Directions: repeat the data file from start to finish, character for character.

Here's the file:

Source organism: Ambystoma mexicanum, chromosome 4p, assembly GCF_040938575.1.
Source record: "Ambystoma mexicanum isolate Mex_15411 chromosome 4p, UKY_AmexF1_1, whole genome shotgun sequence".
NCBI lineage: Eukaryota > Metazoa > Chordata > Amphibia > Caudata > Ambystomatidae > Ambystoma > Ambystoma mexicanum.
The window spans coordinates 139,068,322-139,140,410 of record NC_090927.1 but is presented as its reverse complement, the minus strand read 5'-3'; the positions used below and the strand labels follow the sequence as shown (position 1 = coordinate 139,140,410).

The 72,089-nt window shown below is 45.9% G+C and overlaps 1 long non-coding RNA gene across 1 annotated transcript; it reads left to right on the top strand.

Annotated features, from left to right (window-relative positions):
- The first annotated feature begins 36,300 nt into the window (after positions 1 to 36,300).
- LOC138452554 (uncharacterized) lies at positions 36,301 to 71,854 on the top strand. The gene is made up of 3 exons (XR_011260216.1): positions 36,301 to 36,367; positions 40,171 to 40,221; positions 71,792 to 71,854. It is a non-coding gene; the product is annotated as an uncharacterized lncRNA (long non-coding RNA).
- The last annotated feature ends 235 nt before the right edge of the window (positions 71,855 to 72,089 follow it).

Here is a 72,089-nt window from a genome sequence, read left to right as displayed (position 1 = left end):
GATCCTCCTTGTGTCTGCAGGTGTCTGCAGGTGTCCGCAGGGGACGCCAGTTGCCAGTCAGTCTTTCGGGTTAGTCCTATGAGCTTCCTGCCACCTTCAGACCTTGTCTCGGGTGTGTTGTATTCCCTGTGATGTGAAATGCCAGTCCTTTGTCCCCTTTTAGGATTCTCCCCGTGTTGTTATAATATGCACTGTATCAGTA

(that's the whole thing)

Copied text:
Source organism: Ambystoma mexicanum, chromosome 4p, assembly GCF_040938575.1.
Source record: "Ambystoma mexicanum isolate Mex_15411 chromosome 4p, UKY_AmexF1_1, whole genome shotgun sequence".
NCBI lineage: Eukaryota > Metazoa > Chordata > Amphibia > Caudata > Ambystomatidae > Ambystoma > Ambystoma mexicanum.
The window spans coordinates 139,068,322-139,140,410 of record NC_090927.1 but is presented as its reverse complement, the minus strand read 5'-3'; the positions used below and the strand labels follow the sequence as shown (position 1 = coordinate 139,140,410).

The 72,089-nt window shown below is 45.9% G+C and overlaps 1 long non-coding RNA gene across 1 annotated transcript; it reads left to right on the top strand.

Annotated features, from left to right (window-relative positions):
- The first annotated feature begins 36,300 nt into the window (after positions 1 to 36,300).
- LOC138452554 (uncharacterized) lies at positions 36,301 to 71,854 on the top strand. The gene is made up of 3 exons (XR_011260216.1): positions 36,301 to 36,367; positions 40,171 to 40,221; positions 71,792 to 71,854. It is a non-coding gene; the product is annotated as an uncharacterized lncRNA (long non-coding RNA).
- The last annotated feature ends 235 nt before the right edge of the window (positions 71,855 to 72,089 follow it).

Here is a 72,089-nt window from a genome sequence, read left to right as displayed (position 1 = left end):
GATCCTCCTTGTGTCTGCAGGTGTCTGCAGGTGTCCGCAGGGGACGCCAGTTGCCAGTCAGTCTTTCGGGTTAGTCCTATGAGCTTCCTGCCACCTTCAGACCTTGTCTCGGGTGTGTTGTATTCCCTGTGATGTGAAATGCCAGTCCTTTGTCCCCTTTTAGGATTCTCCCCGTGTTGTTATAATATGCACTGTATCAGTA